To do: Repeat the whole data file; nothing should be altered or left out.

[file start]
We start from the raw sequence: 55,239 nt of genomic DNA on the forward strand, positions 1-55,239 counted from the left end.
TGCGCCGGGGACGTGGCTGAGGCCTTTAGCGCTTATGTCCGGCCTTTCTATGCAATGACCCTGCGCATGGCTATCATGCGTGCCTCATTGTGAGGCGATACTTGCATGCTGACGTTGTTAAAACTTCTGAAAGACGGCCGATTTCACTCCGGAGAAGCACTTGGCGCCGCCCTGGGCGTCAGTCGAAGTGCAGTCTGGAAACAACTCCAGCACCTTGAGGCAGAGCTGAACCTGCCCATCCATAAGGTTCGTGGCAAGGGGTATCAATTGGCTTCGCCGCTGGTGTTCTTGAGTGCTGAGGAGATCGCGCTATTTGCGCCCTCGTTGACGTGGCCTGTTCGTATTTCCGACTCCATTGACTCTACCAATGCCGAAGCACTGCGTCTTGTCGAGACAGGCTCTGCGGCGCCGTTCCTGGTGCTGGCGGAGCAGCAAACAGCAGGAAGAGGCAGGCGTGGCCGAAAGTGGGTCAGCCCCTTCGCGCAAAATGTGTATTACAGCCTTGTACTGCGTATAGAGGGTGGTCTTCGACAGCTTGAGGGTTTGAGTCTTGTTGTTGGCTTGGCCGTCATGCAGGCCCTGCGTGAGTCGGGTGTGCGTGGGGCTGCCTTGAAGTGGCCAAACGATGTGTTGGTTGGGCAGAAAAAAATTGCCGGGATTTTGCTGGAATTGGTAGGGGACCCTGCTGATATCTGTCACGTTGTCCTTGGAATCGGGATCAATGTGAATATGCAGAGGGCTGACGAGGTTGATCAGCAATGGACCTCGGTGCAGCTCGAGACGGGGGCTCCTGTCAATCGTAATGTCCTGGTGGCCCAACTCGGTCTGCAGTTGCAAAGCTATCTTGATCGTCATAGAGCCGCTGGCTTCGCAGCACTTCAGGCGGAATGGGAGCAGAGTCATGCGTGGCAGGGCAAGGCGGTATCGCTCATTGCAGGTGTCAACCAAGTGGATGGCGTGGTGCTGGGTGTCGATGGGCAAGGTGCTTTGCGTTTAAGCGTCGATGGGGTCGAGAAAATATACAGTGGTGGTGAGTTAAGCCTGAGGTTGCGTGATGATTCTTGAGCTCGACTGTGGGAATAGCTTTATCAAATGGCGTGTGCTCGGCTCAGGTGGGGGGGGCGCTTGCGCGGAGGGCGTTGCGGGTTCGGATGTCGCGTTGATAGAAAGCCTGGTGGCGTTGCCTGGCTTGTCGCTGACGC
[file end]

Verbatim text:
We start from the raw sequence: 55,239 nt of genomic DNA on the forward strand, positions 1-55,239 counted from the left end.
TGCGCCGGGGACGTGGCTGAGGCCTTTAGCGCTTATGTCCGGCCTTTCTATGCAATGACCCTGCGCATGGCTATCATGCGTGCCTCATTGTGAGGCGATACTTGCATGCTGACGTTGTTAAAACTTCTGAAAGACGGCCGATTTCACTCCGGAGAAGCACTTGGCGCCGCCCTGGGCGTCAGTCGAAGTGCAGTCTGGAAACAACTCCAGCACCTTGAGGCAGAGCTGAACCTGCCCATCCATAAGGTTCGTGGCAAGGGGTATCAATTGGCTTCGCCGCTGGTGTTCTTGAGTGCTGAGGAGATCGCGCTATTTGCGCCCTCGTTGACGTGGCCTGTTCGTATTTCCGACTCCATTGACTCTACCAATGCCGAAGCACTGCGTCTTGTCGAGACAGGCTCTGCGGCGCCGTTCCTGGTGCTGGCGGAGCAGCAAACAGCAGGAAGAGGCAGGCGTGGCCGAAAGTGGGTCAGCCCCTTCGCGCAAAATGTGTATTACAGCCTTGTACTGCGTATAGAGGGTGGTCTTCGACAGCTTGAGGGTTTGAGTCTTGTTGTTGGCTTGGCCGTCATGCAGGCCCTGCGTGAGTCGGGTGTGCGTGGGGCTGCCTTGAAGTGGCCAAACGATGTGTTGGTTGGGCAGAAAAAAATTGCCGGGATTTTGCTGGAATTGGTAGGGGACCCTGCTGATATCTGTCACGTTGTCCTTGGAATCGGGATCAATGTGAATATGCAGAGGGCTGACGAGGTTGATCAGCAATGGACCTCGGTGCAGCTCGAGACGGGGGCTCCTGTCAATCGTAATGTCCTGGTGGCCCAACTCGGTCTGCAGTTGCAAAGCTATCTTGATCGTCATAGAGCCGCTGGCTTCGCAGCACTTCAGGCGGAATGGGAGCAGAGTCATGCGTGGCAGGGCAAGGCGGTATCGCTCATTGCAGGTGTCAACCAAGTGGATGGCGTGGTGCTGGGTGTCGATGGGCAAGGTGCTTTGCGTTTAAGCGTCGATGGGGTCGAGAAAATATACAGTGGTGGTGAGTTAAGCCTGAGGTTGCGTGATGATTCTTGAGCTCGACTGTGGGAATAGCTTTATCAAATGGCGTGTGCTCGGCTCAGGTGGGGGGGGCGCTTGCGCGGAGGGCGTTGCGGGTTCGGATGTCGCGTTGATAGAAAGCCTGGTGGCGTTGCCTGGCTTGTCGCTGACGC